Trawling through the reports of hundreds of Irish UFO sightings, one recurring theme is that the majority took place late at night or in the early hours of the morning. A number of reports link sightings with ancient monuments such as Tara and Newgrange. Beyond these, there are few threads of consistency. UFOs, it seems, come in all shapes and sizes, from hollow doughnuts, to triangles, to blimp-like objects, to flat saucers. Many observers report that their UFO made no sound, while many others remark on a variety of loud noises.
The name Roswell has become synonymous with UFOs worldwide, with conspiracy theorists claiming the US military covered up a true life encounter with extraterrestrials. The allegation is that, in 1947, the military recovered UFO debris and alien corpses from a crash site near the city in New Mexico. An alleged incident in Boyle, Co Roscommon, in 1996 has been dubbed "Ireland's Roswell" by enthusiasts who claim the Irish Government engaged in a similar cover-up.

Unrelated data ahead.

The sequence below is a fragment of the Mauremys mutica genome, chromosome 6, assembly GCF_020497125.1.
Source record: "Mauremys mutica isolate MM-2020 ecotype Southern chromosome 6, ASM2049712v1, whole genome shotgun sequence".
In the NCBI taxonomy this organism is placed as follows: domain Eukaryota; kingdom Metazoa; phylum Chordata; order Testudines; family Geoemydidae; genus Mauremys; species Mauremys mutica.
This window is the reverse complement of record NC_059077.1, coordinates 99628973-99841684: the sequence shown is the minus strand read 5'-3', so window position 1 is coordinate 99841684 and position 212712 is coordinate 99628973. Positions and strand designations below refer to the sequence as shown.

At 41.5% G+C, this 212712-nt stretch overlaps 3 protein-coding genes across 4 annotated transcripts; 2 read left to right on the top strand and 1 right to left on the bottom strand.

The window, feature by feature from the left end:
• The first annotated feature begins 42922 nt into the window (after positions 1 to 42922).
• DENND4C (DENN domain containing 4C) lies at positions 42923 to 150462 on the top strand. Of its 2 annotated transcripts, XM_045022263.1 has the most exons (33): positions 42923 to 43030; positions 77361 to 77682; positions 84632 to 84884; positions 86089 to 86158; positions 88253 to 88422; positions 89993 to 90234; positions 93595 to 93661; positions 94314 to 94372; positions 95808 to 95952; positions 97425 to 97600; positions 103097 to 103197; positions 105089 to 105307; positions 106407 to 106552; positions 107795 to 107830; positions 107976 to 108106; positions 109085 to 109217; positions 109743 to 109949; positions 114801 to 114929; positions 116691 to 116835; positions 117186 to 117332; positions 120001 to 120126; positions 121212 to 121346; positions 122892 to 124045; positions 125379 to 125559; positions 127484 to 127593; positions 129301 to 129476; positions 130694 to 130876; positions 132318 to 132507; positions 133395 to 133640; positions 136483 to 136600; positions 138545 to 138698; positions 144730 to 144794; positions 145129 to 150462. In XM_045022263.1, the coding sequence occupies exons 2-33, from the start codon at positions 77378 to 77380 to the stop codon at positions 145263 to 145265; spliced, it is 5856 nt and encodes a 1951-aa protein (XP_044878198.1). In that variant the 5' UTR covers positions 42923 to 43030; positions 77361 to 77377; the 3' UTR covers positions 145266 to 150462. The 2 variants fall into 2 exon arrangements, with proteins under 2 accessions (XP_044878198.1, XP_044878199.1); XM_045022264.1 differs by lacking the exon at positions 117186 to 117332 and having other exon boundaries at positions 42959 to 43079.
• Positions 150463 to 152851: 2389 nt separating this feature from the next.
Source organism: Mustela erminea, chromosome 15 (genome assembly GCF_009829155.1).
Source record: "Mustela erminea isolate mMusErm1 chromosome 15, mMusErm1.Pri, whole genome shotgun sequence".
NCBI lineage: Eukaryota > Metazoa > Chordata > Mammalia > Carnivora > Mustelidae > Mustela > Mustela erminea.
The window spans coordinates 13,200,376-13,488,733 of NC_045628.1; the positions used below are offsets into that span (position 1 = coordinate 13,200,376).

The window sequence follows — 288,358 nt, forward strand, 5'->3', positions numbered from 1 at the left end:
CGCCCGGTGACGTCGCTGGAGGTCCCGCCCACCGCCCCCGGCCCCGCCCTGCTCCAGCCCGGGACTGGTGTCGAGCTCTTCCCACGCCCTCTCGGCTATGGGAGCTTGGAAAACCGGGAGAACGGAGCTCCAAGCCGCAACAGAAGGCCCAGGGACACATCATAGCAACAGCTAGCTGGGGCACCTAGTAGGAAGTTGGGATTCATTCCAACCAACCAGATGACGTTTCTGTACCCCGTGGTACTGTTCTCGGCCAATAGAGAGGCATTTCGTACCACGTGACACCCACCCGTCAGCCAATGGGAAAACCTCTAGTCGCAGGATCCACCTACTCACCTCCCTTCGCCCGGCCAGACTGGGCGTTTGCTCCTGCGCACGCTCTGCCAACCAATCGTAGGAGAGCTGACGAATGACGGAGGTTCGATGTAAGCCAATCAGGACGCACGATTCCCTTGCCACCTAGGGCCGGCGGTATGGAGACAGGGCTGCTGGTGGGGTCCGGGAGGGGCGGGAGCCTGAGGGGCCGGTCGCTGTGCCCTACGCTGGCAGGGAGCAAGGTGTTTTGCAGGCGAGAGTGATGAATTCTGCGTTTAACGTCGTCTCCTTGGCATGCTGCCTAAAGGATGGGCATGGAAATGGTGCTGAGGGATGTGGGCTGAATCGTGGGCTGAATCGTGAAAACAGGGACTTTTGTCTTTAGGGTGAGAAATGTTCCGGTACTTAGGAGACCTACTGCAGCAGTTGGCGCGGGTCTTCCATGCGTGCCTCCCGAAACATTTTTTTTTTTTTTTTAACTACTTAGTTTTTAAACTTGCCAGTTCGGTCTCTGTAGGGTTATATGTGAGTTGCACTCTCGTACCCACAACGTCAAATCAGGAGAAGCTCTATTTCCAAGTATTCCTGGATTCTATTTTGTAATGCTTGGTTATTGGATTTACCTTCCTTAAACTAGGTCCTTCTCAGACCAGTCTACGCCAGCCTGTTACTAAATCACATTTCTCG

There are several variations on the "Boyle Crash" story that centres on a mysterious flying object hitting trees and bouncing into a lake in the Curlew Mountains near the town.
Rumours began to circulate that the Irish Defence Forces mobilised ground troops and aircraft to secure the area, after which a number of black limos and jeeps arrived in the area carrying men with foreign accents. One anonymous garda was reported as saying the Irish security forces were told to "keep their noses out of it" by government officials in league with the foreign agents.